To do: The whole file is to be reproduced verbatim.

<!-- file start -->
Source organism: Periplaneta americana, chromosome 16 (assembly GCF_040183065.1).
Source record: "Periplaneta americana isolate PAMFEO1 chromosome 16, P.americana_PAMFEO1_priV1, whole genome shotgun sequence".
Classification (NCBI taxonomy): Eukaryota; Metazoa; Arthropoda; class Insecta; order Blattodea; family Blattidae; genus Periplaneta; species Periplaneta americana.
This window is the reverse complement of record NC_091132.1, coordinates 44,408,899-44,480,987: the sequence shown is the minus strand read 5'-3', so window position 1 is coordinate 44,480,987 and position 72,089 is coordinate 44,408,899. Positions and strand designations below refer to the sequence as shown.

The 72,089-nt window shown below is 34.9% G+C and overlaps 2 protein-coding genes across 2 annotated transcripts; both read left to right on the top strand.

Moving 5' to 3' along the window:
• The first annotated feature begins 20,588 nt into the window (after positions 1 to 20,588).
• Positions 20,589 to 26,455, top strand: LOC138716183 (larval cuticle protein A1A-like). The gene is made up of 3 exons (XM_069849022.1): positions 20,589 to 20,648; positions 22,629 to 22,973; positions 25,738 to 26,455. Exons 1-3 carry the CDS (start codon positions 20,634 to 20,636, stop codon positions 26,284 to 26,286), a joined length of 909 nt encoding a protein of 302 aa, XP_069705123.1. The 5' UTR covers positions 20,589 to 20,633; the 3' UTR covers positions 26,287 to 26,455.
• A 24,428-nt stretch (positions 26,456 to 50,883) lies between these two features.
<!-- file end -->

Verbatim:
Source organism: Periplaneta americana, chromosome 16 (assembly GCF_040183065.1).
Source record: "Periplaneta americana isolate PAMFEO1 chromosome 16, P.americana_PAMFEO1_priV1, whole genome shotgun sequence".
Classification (NCBI taxonomy): Eukaryota; Metazoa; Arthropoda; class Insecta; order Blattodea; family Blattidae; genus Periplaneta; species Periplaneta americana.
This window is the reverse complement of record NC_091132.1, coordinates 44,408,899-44,480,987: the sequence shown is the minus strand read 5'-3', so window position 1 is coordinate 44,480,987 and position 72,089 is coordinate 44,408,899. Positions and strand designations below refer to the sequence as shown.

The 72,089-nt window shown below is 34.9% G+C and overlaps 2 protein-coding genes across 2 annotated transcripts; both read left to right on the top strand.

Moving 5' to 3' along the window:
• The first annotated feature begins 20,588 nt into the window (after positions 1 to 20,588).
• Positions 20,589 to 26,455, top strand: LOC138716183 (larval cuticle protein A1A-like). The gene is made up of 3 exons (XM_069849022.1): positions 20,589 to 20,648; positions 22,629 to 22,973; positions 25,738 to 26,455. Exons 1-3 carry the CDS (start codon positions 20,634 to 20,636, stop codon positions 26,284 to 26,286), a joined length of 909 nt encoding a protein of 302 aa, XP_069705123.1. The 5' UTR covers positions 20,589 to 20,633; the 3' UTR covers positions 26,287 to 26,455.
• A 24,428-nt stretch (positions 26,456 to 50,883) lies between these two features.